sexta-feira, 28 de novembro de 2014

PD James, crime novelist, (1920-2014)

Literatura policial, segundo a maioria dos criticos, não é grande literatura: pulp fiction, é  o nome usado pelos mais metidos a besta.  Naturalmente, discordo. Não nego a existência de  varios trabalhos de qualidade duvidosa, mas a maioria dos autores ingleses  pode ser considerada literatura, sem a necessidade de usar o adjetivo - depreciativo - policial. É o caso do falecido Reginald Hill - um dos meus favoritos - e da P D James e da Ruth Rendell, para citar apenas alguns nomes.  Grande perda, para a literatura e justamente quando se aproxima o verão brasileiro..

More than any other British writer, PD James elevated the detective story into the realms of literature, with the psychology of the characters treated in the most complex and authoritative fashion. For almost half a century she was the UK’s queen of crime fiction.
James, who has died aged 94, owed this long­ success to elegant writing, striking characterisation – notably of Commander Adam Dalgliesh, the poet-policeman protagonist with whom she admitted to being “somewhat in love” – and a refusal to write the same book over and over again, even though some elements often satisfyingly reappeared.
Her plots, too, were full of intriguing detail and studded with brilliantly observed locales and milieux. A particular speciality was the isolated setting, a nod back to predecessors from the genre’s golden age, with none more remote from the everyday than 2001’s Death in Holy Orders.
Taking the apparatus of the Agatha Christie detective novel, James enriched it with far greater psychological realism and rendered her detective protagonist a more rounded and plausible figure than Christie’s Hercule Poirot, who was largely an assembly of eccentricities cast in the mould of Arthur Conan Doyle’s Sherlock Holmes.
Baroness James of Holland Park, as she became in 1990, published her first crime novel in 1962. Among modern female writers of detective stories in the UK only Ruth Rendell, her friend and fellow member of the House of Lords, offered any real competition. (The two cheerfully disagreed over politics – James was an “eternally rebellious” Conservative peer who frequently dissented from the more retrograde views of her party, while Rendell served on the Labour benches.)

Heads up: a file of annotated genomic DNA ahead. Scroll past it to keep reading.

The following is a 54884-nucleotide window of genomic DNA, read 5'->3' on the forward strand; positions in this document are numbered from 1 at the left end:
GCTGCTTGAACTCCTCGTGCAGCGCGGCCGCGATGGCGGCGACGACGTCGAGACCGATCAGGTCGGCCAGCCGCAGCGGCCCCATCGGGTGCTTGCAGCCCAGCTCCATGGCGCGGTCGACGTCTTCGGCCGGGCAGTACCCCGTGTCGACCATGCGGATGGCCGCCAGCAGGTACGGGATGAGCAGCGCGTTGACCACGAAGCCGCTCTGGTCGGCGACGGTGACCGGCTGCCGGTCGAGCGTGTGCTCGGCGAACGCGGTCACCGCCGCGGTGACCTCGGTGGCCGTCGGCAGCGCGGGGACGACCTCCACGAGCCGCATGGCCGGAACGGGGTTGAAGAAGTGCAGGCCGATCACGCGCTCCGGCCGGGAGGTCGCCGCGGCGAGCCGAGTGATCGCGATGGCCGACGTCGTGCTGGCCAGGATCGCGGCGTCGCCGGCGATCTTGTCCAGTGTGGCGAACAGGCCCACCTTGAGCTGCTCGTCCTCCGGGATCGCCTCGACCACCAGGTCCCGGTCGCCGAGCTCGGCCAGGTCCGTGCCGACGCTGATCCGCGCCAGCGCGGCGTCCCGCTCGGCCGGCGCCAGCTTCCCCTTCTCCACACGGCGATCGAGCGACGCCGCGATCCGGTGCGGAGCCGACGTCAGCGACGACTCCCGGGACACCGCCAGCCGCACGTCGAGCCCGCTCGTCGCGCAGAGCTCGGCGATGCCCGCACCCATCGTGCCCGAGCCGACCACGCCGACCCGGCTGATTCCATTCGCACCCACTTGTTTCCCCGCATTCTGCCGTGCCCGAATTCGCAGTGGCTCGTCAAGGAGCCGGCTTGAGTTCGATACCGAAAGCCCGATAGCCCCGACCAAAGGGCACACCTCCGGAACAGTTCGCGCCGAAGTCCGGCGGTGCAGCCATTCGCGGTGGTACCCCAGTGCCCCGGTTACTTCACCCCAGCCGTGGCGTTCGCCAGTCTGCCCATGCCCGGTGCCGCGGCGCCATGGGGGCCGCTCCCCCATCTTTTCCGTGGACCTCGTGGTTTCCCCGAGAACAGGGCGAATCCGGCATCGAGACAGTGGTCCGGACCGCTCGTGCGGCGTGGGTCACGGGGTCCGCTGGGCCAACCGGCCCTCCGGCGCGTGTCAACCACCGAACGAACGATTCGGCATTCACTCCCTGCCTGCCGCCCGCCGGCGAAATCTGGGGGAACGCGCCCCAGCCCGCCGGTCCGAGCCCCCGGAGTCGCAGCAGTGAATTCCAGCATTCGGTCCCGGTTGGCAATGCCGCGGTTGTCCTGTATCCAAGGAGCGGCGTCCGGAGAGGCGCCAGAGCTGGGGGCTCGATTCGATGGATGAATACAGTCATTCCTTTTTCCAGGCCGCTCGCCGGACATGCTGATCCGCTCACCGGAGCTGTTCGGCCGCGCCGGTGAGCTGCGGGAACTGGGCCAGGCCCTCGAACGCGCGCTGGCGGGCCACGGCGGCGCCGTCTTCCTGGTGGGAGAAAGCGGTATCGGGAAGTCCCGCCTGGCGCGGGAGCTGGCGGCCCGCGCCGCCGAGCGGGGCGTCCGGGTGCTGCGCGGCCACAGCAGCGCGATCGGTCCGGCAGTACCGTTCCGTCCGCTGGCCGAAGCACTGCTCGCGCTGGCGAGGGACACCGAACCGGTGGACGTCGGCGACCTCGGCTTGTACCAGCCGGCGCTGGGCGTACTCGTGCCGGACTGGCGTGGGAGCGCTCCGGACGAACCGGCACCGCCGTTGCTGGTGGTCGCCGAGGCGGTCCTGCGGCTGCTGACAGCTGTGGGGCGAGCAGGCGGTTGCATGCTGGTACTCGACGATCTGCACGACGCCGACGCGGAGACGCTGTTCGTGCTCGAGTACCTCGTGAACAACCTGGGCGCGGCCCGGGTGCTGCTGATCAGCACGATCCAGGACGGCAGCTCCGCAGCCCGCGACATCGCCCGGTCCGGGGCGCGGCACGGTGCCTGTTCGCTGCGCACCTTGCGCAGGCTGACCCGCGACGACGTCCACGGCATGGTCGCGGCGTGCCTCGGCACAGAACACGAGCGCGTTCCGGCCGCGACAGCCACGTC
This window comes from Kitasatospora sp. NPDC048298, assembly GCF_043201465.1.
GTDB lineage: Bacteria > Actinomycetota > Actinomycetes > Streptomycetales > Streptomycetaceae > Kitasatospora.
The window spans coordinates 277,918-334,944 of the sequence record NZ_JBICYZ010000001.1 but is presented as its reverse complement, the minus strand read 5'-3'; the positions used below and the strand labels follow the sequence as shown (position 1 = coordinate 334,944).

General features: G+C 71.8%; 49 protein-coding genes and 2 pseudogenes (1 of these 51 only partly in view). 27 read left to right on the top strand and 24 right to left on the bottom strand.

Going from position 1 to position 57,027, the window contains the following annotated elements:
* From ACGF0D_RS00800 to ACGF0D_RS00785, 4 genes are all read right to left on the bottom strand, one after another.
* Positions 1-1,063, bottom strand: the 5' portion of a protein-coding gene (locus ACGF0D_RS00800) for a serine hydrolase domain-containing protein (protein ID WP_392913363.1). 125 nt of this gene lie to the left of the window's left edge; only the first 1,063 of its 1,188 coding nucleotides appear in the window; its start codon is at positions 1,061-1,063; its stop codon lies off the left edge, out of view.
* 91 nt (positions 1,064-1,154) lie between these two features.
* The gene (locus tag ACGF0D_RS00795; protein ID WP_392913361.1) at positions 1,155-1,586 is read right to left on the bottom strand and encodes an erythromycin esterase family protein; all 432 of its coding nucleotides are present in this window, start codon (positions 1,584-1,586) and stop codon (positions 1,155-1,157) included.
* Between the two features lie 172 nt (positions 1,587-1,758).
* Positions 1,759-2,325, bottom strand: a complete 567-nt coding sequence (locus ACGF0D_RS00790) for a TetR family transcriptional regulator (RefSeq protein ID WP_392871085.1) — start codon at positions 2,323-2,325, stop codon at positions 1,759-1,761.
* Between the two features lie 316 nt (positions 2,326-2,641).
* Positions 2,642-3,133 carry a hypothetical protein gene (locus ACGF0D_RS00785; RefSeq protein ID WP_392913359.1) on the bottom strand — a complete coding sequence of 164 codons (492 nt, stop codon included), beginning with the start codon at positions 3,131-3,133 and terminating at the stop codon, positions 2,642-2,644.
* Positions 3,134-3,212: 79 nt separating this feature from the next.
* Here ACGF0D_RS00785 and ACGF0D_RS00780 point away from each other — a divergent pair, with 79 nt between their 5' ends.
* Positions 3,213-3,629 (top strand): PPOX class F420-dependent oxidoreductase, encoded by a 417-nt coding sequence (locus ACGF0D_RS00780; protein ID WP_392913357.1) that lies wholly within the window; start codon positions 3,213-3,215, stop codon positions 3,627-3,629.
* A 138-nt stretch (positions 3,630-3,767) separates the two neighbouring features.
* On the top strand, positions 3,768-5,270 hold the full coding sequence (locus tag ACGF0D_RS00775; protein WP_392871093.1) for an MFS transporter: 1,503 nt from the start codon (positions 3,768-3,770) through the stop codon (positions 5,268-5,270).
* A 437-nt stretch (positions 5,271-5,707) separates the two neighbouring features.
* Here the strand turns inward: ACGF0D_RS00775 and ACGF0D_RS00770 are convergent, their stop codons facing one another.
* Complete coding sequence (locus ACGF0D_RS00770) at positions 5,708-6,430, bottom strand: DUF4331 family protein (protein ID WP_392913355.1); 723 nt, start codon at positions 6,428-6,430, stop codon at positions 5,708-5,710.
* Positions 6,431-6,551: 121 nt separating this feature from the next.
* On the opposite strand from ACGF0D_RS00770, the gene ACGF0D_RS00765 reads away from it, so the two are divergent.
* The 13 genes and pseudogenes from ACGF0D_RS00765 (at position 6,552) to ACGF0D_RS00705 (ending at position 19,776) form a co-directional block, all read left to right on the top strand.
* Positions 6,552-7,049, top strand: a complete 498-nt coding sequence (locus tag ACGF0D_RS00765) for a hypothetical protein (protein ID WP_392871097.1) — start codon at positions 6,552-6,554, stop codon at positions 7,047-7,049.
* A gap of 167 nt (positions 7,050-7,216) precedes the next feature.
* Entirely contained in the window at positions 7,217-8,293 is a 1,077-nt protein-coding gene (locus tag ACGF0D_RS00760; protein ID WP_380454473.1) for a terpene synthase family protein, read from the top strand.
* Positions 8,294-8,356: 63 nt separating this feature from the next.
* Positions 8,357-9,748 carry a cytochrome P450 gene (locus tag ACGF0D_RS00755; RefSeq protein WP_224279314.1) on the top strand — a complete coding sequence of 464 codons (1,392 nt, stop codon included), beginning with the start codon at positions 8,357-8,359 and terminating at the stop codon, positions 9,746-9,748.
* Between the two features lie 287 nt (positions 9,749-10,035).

Born in Oxford on August 3 1920, Phyllis Dorothy James was one of three siblings. Her father worked for the Inland Revenue and she was to hold a civil service post herself. In 1941 she married Ernest White, a member of the Royal Army Medical Corps, and the couple worked together at Westminster hospital, through the Blitz.
Her two daughters were born during the second world war but James had a taste of personal tragedy when her husband was diagnosed as schizophrenic; he died at the age of 44, having been unable to work. James, obliged to be the breadwinner, took a course in hospital administration and worked with the North Western Regional Hospital Board between 1949 and 1968.
While her children were at boarding school she realised an ambition: to write a book. ­­A new career was inaugurated when Faber agreed to publish her. She was in one sense a replacement for Cyril Hare, the company’s sole crime writer, who had died in 1958. Writing was to be her métier for the rest of her life – though, moving to the Home Office, she long maintained her day job.
James’s first really distinctive novel was the 1971 Shroud for a Nightingale, where the quality of the writing matched that of many a more respectable “literary” work. And it is for the long series featuring her highly civilised copper Dalgliesh that she is best known. In her depiction, he keeps professionally busy to cover the missing elements in his private life (he is left emotionally scarred by the death of his wife in childbirth) and is essentially a lonely man.
James once said that she was “a passionate believer in personal freedom”. But this was not a freedom she much accorded her doughty detective, a man in thrall to a variety of responsibilities. And with a few exceptions, she did not allow him a very satisfactory love life.
In spite of Dalgliesh being a modern detective, James often inserted him into the constraints of the golden age style of crime narrative, with all its cloistered settings, unpleasant victims­-in-­waiting and leery suspects (an expression of the author’s playfulness with the familiar conventions she both enjoyed and was impatient of). Still, the clichés of the genre were kept at bay by the dark
psychological impulses beneath the ordered surfaces of her fiction.
In detailed television adaptations starring Roy Marsden, James was particularly pleased that all of her subplots and characters were incorporated into these leisurely multi­-part dramas; she was less happy with a later Martin Shaw incarnation.
Most recently, readers were granted a beguiling (if slight) tribute to the author’s beloved Jane Austen with her Death Comes to Pemberley, which was little more than a jeu d’esprit towards the end of a lengthy career. James, always a hard worker, was writing a new detective story at the time of her death on Thursday; The Private Patient in 2008 was her final Dalgliesh novel.

Fonte: FT